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Bidding for Today’s Employees: Going, Going, Gone

Apartment Industry Employment

With hiring in such great demand, companies fret over offer turn-downs and no-shows.

The national unemployment rate continues to drop and the ripple effect continues. News regarding the economy’s upswing and dropping unemployment rates are heard on every channel; the latest being September’s 2018 unemployment rate of 3.7 percent. The boom in the economy combined with the strong job market has resulted in a shortage of skilled onsite personnel across the board.

From our perspective as an owner of both a national executive search firm and temporary staffing agencies in 20+ states focused on the rental housing industry, the candidate pool of skilled trades is diminishing as more people retire from the industry rather than enter it. This especially affects maintenance and construction positions at all levels.

Several national property management companies confirm this trend and share their experiences and solutions.

Pinnacle is the third-largest property management company in America with a portfolio of over 165,000 units and 4,100 team members. Erinn Cassidy, Vice President of Human Resources at Pinnacle, states that there has been a 10 percent to 15 percent increase in candidate turn-downs, mostly because of counteroffers from their current employer, with an additional 5 percent of candidates requesting an increase in the offer based on the counteroffer from their current employer.

At this time, finding and hiring qualified maintenance candidates are the biggest employment challenges for Pinnacle. Cassidy says that it will continue to be challenging to find and hire top talent in the industry given the low unemployment rate in the country. To overcome the trend, they have increased compensation for some positions, enhanced their 401(k) plan, added a stay bonus for properties that are selling and when the situation requires it, offer a sign on bonus for the right candidate. Pinnacle works to educate their managers to look at transferable skills from outside the industry where appropriate to fill positions.

The sixth largest property management company, WinnResidential, operates every type of multifamily housing, including luxury and market rate, managing more than 100,000 apartments in more than 550 communities across 22 states and Washington, D.C.

Alessandra de Vaca, Executive Vice President of Human Resources and Learning and Development for WinnResidential, confirms that with unemployment at a 50-year low, it is a job seeker’s market.

“WinnResidential has seen an increase in candidates rejecting an offer extended,” she says. “Passive candidates may decide that they are no longer interested in making a move, while top candidates who are actively in the market are in a position to receive multiple offers.”

Additionally, de Vaca has seen an increase in candidates not showing up for a scheduled interview.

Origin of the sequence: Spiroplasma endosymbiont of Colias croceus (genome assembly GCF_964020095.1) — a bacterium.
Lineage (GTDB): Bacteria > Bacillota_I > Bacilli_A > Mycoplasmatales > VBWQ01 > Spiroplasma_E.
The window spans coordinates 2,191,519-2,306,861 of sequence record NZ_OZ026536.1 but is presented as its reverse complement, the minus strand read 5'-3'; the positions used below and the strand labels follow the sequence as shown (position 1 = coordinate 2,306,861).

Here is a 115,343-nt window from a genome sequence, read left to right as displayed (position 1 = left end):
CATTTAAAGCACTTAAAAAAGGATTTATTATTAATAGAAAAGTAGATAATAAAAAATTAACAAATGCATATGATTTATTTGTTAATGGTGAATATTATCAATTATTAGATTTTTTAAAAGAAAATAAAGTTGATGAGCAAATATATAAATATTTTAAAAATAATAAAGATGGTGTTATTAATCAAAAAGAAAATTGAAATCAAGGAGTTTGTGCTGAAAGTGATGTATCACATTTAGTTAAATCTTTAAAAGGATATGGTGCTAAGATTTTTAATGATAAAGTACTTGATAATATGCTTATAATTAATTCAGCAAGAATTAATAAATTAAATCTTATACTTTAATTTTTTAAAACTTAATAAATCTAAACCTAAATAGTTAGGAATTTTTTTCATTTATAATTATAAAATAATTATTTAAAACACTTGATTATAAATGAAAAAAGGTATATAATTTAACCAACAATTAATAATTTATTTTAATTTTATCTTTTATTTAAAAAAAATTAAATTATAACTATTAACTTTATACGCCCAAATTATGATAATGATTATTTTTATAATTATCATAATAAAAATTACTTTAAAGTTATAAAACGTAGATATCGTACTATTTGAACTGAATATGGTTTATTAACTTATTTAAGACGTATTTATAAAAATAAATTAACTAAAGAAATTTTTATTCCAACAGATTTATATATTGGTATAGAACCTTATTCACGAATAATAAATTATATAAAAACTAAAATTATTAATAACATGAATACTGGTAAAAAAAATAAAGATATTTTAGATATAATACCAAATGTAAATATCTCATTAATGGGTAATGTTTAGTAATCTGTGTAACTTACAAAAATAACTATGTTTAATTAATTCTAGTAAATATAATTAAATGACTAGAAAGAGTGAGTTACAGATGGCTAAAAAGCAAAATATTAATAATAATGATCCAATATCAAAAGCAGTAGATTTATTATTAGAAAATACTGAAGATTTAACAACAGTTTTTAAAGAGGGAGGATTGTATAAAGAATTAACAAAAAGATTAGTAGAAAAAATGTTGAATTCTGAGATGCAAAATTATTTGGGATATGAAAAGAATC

“This unfortunate trend is being experienced at a greater frequency for entry-level maintenance positions where the market is particularly tight and candidates have many options,” she says. “WinnResidential feels it is critical in this market to create a positive candidate experience that makes it easy to say yes, paired with a competitive offer. Maintenance positions remain the most difficult position to fill, while housekeepers seem to be the most difficult to retain. We have made a conscious decision to seek talent, particularly for entry to mid-level roles from service-oriented industries such as hospitality.

“WinnResidential anticipates that the demand for talent will follow national trends both within and outside of the rental housing industry. With fewer active job seekers, top talent will continue to have choices, making competition among industry leaders for the best talent even fiercer. We predict that this will be most felt in the maintenance field across the country, where maintenance positions are taking more time, resources, partnership and creativity to fill.”

Headquartered in Dallas, Milestone Management maintains regional offices in Atlanta, Austin, Charlotte, Denver, Fort Worth, Houston, Jacksonville, Miami, Orlando, Phoenix and Tampa for management of 60,000 units, 187 properties in 15 states with 1,500 associates.

Monica Blankenship, Vice President of Human Resources for Milestone, reports that maintenance positions are the most difficult to recruit and hire qualified candidates.

“Almost 70 percent of our current job openings are maintenance related, with AC-certified maintenance technicians being the position in highest demand. With low unemployment and an economy that sees increased construction and hospitality activity, competition for qualified maintenance associates has increased dramatically this year.”

Blankenship says that “while we feel our bonus programs and benefits package are a cut above for maintenance associates, we still struggle with filling positions because the market is tight and the pool is limited. We haven’t resorted to sign-on bonuses yet, but that may be considered for the future. We are also considering increasing our employee referral bonus to bring renewed attention to our job openings to our current associates.”

Blankenship says that leasing agents may be the least difficult positions to fill because Milestone is able to recruit and train those candidates who come from various sales backgrounds outside our industry.